A court in The Hague has rejected Argentina's claims that a Urguayan paper mill contaminated a river shared by both countries, ending a three-year dispute between the two South American neighbours.
The International Court of Justice ruled on Tuesday that there was "no conclusive" evidence that Uruguay neglected obligations to protect the environment or that the factory caused harm to the Uruguay river.
It also said that Uruguay would not face any penalties, despite ruling that it had engaged in "wrongful conduct" by breaching a 1975 bilateral treaty by failing to consult Argentina over the building of the mill.
The treaty mandates that Uruguay and Argentina should consult each other about any plans for developments near the river, which forms the border between the two countries.
About 2,000 Argentine protesters reacted to the verdict by taking to the streets in Buenos Aires on Tuesday, calling the plant "illegal".
However, Susana Ruiz Cerutti, a representative of the Argentinian foreign ministry, told reporters after the judgement: "We are satisfied."
Relations between the neighbours have been strained by the mill.
Argentina has claimed that pollution from the paper mill has damaged various economic sectors, including tourism and agriculture, and repeatedly called for it to be dismantled.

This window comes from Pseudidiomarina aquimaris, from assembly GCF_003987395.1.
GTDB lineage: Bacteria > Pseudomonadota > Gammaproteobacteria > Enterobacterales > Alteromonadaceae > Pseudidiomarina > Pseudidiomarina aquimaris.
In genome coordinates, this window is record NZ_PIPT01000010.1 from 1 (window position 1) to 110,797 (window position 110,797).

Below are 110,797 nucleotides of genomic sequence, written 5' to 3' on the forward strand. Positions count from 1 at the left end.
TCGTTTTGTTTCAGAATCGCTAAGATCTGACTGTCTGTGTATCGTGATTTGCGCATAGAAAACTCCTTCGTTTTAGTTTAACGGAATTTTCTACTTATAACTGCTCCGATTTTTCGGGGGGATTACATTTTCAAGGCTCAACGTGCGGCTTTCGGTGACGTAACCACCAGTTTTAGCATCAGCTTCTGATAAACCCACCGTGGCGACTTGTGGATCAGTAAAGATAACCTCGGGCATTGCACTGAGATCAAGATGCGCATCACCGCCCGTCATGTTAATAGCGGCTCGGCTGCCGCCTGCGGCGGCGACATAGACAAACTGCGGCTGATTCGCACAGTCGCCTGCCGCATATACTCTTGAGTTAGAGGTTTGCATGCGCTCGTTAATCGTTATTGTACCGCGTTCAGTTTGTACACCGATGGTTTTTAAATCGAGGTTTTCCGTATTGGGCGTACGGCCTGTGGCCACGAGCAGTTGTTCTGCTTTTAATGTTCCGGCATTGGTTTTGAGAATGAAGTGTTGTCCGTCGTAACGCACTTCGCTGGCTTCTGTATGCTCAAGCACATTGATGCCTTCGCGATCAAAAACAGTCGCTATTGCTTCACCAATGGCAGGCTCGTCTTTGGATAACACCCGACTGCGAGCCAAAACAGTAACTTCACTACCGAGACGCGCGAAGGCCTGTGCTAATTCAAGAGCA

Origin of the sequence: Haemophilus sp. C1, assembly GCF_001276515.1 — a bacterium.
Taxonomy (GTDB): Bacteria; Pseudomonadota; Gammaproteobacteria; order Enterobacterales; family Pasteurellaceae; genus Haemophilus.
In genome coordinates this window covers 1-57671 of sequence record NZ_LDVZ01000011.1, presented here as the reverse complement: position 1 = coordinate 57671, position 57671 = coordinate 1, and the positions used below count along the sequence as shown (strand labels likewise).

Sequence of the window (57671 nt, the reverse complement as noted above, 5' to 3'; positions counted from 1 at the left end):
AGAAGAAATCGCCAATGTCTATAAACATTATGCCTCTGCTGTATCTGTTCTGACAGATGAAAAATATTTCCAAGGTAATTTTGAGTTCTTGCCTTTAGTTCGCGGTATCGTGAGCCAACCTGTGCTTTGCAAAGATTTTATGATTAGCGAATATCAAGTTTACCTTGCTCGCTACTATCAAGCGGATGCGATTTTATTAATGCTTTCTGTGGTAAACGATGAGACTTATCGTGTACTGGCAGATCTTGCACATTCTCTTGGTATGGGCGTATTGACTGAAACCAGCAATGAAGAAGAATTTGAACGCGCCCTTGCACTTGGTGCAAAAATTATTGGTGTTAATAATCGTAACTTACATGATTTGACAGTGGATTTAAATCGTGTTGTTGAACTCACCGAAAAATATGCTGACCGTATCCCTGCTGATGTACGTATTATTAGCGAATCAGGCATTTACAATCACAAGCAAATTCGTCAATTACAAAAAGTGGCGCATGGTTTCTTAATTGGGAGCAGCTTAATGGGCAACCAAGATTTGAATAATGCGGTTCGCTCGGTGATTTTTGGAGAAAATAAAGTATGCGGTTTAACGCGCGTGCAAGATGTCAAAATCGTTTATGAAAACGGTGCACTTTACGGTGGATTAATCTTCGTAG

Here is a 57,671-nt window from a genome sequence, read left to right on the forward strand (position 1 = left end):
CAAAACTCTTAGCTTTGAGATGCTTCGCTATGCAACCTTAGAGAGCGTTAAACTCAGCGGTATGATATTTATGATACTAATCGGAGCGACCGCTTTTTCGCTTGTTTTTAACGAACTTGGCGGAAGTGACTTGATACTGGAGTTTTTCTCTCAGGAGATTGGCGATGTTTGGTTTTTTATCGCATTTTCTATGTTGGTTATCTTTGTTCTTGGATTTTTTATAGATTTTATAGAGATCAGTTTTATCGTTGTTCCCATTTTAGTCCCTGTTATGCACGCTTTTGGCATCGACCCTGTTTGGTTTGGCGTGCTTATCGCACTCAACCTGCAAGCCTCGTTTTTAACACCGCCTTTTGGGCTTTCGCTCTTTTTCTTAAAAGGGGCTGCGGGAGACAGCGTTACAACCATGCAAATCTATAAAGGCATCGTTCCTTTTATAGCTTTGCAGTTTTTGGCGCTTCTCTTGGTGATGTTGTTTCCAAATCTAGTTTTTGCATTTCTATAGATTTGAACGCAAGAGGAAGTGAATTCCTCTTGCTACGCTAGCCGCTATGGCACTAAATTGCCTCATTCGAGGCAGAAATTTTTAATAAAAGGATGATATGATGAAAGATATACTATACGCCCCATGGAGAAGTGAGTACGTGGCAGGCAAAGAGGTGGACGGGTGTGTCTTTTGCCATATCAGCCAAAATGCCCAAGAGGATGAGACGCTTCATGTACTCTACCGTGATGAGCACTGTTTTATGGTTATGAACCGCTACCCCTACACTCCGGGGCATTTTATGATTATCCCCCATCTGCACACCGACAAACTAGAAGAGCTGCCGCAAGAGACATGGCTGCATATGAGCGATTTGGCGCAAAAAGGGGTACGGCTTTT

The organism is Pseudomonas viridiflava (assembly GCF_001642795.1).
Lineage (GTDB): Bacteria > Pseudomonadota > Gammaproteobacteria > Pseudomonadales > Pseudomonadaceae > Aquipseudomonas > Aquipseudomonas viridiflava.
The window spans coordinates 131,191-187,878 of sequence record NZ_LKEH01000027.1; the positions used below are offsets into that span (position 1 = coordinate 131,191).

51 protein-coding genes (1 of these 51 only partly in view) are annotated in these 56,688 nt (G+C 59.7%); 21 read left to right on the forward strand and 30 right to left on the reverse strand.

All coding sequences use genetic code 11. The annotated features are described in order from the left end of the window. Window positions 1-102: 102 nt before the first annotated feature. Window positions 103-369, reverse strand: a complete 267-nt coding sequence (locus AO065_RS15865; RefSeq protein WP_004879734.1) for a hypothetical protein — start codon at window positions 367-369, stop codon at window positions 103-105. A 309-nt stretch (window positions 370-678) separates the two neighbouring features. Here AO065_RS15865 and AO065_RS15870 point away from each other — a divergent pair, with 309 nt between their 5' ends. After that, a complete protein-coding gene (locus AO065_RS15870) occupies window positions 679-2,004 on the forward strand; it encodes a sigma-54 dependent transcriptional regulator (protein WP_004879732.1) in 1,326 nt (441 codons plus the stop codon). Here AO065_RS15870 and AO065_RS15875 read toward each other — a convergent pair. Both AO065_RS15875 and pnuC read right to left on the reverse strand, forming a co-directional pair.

The Finnish-built Botnia plant, which pulps eucalyptus trees for paper, is located in an area commonly used for fishing, leisure and tourism.
"Our town, which depends on tourism is being destroyed," Mevia Segovia, an activist from the Argentine city of Gualeguaychu, which is near the river, told Al Jazeera.
"This summer our beach was contaminated, people who bathed developed skin rashes because of the chemicals from the paper mill."
Uruguay denies any contamination is caused by the plant, and accuses Argentina of prejudicing tourism and trade on its side of the river.
Luis Almagro, the Uruguayan foreign minister, said that "in environmental politics, Uruguay follows the most strict international standards".
He said that he would soon meet his Jorge Taiana, his Argentine counterpart, to discuss how to move forward, and to prepare for a meeting soon between the two nations' presidents.
Uruguayans hope that the court ruling will lead to the reopening of a bridge that crossed the river linking the two countries.
"We are against the roadblocks, as ordinary citizens we have nothing to do with all this, which is only turning good neighbours in enemies," Veronica Perez, a Uruguayan resident, told Al Jazeera.
But Argentine activists blocking the bridge have vowed not to give up their fight. Watching on a big screen beside their roadblock, many shouted and cried, complaining that the court had let them down.
"The only way they will get us out of here is through violence. We won't unblock the border until they get rid of the pulp mill," Segovia said.